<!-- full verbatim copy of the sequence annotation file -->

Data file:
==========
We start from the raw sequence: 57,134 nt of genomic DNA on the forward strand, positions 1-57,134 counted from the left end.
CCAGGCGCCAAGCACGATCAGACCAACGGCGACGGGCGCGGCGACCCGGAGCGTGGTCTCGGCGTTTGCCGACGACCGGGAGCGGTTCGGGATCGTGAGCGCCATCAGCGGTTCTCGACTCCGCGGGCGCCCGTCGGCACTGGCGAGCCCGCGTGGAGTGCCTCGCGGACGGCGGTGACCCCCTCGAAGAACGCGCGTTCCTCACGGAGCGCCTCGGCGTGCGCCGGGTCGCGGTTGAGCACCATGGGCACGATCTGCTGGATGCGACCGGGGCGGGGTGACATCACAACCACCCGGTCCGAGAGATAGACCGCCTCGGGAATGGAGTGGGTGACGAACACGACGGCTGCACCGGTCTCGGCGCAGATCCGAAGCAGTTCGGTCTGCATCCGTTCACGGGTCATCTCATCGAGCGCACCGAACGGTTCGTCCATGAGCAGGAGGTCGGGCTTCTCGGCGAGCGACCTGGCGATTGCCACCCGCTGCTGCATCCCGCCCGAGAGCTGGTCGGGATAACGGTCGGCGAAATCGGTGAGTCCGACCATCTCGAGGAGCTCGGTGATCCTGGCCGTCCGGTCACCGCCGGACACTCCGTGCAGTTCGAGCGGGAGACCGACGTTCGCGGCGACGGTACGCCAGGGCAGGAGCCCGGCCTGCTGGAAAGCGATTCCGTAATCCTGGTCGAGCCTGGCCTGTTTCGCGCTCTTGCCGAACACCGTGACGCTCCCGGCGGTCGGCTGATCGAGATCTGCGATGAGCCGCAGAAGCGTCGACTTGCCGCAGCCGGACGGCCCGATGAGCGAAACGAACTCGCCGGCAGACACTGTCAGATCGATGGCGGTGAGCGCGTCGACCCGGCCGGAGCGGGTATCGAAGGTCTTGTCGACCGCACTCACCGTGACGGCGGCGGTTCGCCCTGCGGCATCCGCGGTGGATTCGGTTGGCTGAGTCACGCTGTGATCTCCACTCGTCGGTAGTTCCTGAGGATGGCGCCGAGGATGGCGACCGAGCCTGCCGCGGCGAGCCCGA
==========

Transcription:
We start from the raw sequence: 57,134 nt of genomic DNA on the forward strand, positions 1-57,134 counted from the left end.
CCAGGCGCCAAGCACGATCAGACCAACGGCGACGGGCGCGGCGACCCGGAGCGTGGTCTCGGCGTTTGCCGACGACCGGGAGCGGTTCGGGATCGTGAGCGCCATCAGCGGTTCTCGACTCCGCGGGCGCCCGTCGGCACTGGCGAGCCCGCGTGGAGTGCCTCGCGGACGGCGGTGACCCCCTCGAAGAACGCGCGTTCCTCACGGAGCGCCTCGGCGTGCGCCGGGTCGCGGTTGAGCACCATGGGCACGATCTGCTGGATGCGACCGGGGCGGGGTGACATCACAACCACCCGGTCCGAGAGATAGACCGCCTCGGGAATGGAGTGGGTGACGAACACGACGGCTGCACCGGTCTCGGCGCAGATCCGAAGCAGTTCGGTCTGCATCCGTTCACGGGTCATCTCATCGAGCGCACCGAACGGTTCGTCCATGAGCAGGAGGTCGGGCTTCTCGGCGAGCGACCTGGCGATTGCCACCCGCTGCTGCATCCCGCCCGAGAGCTGGTCGGGATAACGGTCGGCGAAATCGGTGAGTCCGACCATCTCGAGGAGCTCGGTGATCCTGGCCGTCCGGTCACCGCCGGACACTCCGTGCAGTTCGAGCGGGAGACCGACGTTCGCGGCGACGGTACGCCAGGGCAGGAGCCCGGCCTGCTGGAAAGCGATTCCGTAATCCTGGTCGAGCCTGGCCTGTTTCGCGCTCTTGCCGAACACCGTGACGCTCCCGGCGGTCGGCTGATCGAGATCTGCGATGAGCCGCAGAAGCGTCGACTTGCCGCAGCCGGACGGCCCGATGAGCGAAACGAACTCGCCGGCAGACACTGTCAGATCGATGGCGGTGAGCGCGTCGACCCGGCCGGAGCGGGTATCGAAGGTCTTGTCGACCGCACTCACCGTGACGGCGGCGGTTCGCCCTGCGGCATCCGCGGTGGATTCGGTTGGCTGAGTCACGCTGTGATCTCCACTCGTCGGTAGTTCCTGAGGATGGCGCCGAGGATGGCGACCGAGCCTGCCGCGGCGAGCCCGA